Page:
A.E. Beleaev - the Soviet A.E. van Vogt (better style anyway)
M. Bulgakov - excellent!
It seems that the great classics had (have?) quite fine followers.
Back to Top
Krum View Drop Down
Arch Duke
Arch Duke
Avatar

Joined: 25-Oct-2006
Location: Bulgaria
Status: Offline
Points: 413
Post Options Post Options   Thanks (0) Thanks(0)   Quote Krum Quote  Post ReplyReply Direct Link To This Post Posted: 26-Oct-2006 at 14:45
What about Boris L. Pasternak and Aleksandr I. Solzhenitzyn.They were too a great writers and even Nobel Prize winners.
It is only the dead who have seen the end of war.
Plato
Back to Top
Anton View Drop Down
Caliph
Caliph


Joined: 23-Jun-2006
Location: Bulgaria
Status: Offline
Points: 2888
Post Options Post Options   Thanks (0) Thanks(0)   Quote Anton Quote  Post ReplyReply Direct Link To This Post Posted: 26-Oct-2006 at 19:37

We had a lot of discussion regarding Mayakovski poetry. From the first sight it looks like very political and Soviet. But my opinion is that more detailed reading of it reveals deeply hidden irony. Nobody believes me.



Edited by Anton - 26-Oct-2006 at 19:41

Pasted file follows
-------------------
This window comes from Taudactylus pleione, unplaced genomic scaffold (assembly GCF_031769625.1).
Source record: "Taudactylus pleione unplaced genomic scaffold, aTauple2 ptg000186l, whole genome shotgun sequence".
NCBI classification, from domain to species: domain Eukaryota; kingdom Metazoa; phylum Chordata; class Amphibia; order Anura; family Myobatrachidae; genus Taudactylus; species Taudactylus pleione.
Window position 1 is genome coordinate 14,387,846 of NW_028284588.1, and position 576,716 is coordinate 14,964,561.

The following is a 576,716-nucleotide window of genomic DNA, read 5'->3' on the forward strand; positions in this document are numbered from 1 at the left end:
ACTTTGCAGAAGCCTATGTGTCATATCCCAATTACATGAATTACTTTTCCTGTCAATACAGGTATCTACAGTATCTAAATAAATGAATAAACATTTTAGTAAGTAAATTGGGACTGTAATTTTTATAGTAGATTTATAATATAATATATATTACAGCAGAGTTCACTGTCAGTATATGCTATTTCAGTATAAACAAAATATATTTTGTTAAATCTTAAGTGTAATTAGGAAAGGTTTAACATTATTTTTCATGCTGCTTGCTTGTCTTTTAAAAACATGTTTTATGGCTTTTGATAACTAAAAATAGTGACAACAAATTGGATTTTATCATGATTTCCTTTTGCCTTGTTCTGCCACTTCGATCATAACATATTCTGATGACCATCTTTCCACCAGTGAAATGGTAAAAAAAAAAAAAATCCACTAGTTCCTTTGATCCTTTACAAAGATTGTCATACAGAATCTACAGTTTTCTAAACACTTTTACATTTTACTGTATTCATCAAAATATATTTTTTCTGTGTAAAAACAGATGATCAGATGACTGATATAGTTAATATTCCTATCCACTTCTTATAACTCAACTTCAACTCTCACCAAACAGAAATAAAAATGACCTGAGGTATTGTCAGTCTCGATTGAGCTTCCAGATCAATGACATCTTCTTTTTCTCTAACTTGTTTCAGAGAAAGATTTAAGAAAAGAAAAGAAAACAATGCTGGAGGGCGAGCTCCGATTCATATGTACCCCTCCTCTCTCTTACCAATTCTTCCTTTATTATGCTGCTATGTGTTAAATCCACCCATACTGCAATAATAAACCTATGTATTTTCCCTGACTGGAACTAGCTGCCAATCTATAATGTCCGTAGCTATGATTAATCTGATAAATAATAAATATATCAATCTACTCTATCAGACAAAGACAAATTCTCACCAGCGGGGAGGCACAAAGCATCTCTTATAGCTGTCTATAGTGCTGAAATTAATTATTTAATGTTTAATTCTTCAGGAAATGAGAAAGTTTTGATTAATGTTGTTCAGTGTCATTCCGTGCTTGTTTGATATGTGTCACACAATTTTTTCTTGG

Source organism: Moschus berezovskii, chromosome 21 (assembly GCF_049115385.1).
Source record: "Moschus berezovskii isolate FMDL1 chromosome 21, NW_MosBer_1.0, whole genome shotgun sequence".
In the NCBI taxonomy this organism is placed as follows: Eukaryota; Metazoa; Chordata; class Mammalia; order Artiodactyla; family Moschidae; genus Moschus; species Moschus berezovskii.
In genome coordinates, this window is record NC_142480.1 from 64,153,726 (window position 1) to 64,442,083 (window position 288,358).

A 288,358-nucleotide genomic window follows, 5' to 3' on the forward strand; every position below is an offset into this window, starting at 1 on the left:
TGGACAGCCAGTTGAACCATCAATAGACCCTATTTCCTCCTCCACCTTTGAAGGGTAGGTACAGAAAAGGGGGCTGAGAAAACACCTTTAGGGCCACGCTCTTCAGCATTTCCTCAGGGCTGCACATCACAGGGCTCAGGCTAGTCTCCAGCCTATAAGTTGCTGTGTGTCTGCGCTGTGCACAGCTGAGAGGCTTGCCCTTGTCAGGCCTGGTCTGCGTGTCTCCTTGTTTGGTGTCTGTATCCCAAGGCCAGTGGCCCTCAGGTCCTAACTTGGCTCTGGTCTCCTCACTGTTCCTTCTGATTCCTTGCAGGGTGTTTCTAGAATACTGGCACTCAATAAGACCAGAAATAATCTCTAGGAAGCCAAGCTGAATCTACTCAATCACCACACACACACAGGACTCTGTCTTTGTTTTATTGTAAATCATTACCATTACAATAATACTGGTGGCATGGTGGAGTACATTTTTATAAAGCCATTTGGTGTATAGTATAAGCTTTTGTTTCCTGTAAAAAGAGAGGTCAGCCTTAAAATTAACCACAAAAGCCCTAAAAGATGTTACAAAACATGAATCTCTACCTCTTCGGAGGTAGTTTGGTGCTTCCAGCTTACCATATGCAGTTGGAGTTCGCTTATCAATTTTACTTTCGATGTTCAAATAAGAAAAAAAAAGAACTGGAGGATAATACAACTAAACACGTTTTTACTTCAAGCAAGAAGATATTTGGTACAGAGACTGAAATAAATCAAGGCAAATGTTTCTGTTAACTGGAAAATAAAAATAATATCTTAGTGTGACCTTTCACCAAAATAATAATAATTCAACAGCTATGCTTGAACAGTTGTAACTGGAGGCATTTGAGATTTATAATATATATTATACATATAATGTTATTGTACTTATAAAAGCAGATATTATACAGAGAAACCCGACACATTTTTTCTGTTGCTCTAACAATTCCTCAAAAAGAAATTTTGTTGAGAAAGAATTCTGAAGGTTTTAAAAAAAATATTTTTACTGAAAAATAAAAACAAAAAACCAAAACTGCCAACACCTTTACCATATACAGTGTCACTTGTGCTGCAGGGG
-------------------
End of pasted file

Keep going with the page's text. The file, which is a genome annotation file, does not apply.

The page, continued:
.
Back to Top
Ruslan_Sharipov View Drop Down
Immortal Guard
Immortal Guard


Joined: 25-Oct-2006
Location: Russian Federation
Status: Offline
Points: 0
Post Options Post Options   Thanks (0) Thanks(0)   Quote Ruslan_Sharipov Quote  Post ReplyReply Direct Link To This Post Posted: 28-Oct-2006 at 04:32
Originally posted by Komnenos Komnenos wrote:

Anyway, I hope it includes Michail Bulgakov's "Master and Margarita", a hilarious novel about the Devil on the loose in Stalin's Moscow, one of my all-time favourite books.
I know that some Russian authors of the soviet period are well-known in western countries (Michail Bulgakov is one of them). Mostly because they emigrated or was in opposition to the regime. However, in order to make true impression of the epoch one should have wider coverage. So, I see my mission in posting books which are rare and authors are otherwise not known at all.
 
Originally posted by Komnenos Komnenos wrote:

Any English translation?
I have written many science texts in English (see http://arxiv.org/find/grp_cs,grp_physics,grp_math,grp_nlin/1/au:+Sharipov/0/1/0/all/0/1).
But I have no experience of translating fiction books. I can try to translate those things posted in http://sovlit2.narod.ru but only if somebody of native English speakers with the sense of fiction writing will help me in choosing a true wording.